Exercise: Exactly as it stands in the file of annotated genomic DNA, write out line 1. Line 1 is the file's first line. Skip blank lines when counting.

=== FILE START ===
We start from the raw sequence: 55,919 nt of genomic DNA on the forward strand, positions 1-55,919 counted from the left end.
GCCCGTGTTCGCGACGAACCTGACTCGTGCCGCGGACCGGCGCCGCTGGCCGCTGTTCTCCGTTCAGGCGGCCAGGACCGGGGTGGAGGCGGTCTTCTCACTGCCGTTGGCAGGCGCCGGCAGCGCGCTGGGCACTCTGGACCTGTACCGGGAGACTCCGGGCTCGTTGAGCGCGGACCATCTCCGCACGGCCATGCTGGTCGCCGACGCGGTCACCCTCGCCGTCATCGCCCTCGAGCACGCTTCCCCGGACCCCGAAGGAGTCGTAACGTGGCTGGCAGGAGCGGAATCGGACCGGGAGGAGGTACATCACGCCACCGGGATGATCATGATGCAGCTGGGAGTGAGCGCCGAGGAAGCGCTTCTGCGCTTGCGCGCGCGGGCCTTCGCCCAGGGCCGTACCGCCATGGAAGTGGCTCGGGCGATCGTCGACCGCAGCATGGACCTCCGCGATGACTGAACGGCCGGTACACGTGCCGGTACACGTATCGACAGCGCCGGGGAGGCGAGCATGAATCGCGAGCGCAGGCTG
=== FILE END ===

We start from the raw sequence: 55,919 nt of genomic DNA on the forward strand, positions 1-55,919 counted from the left end.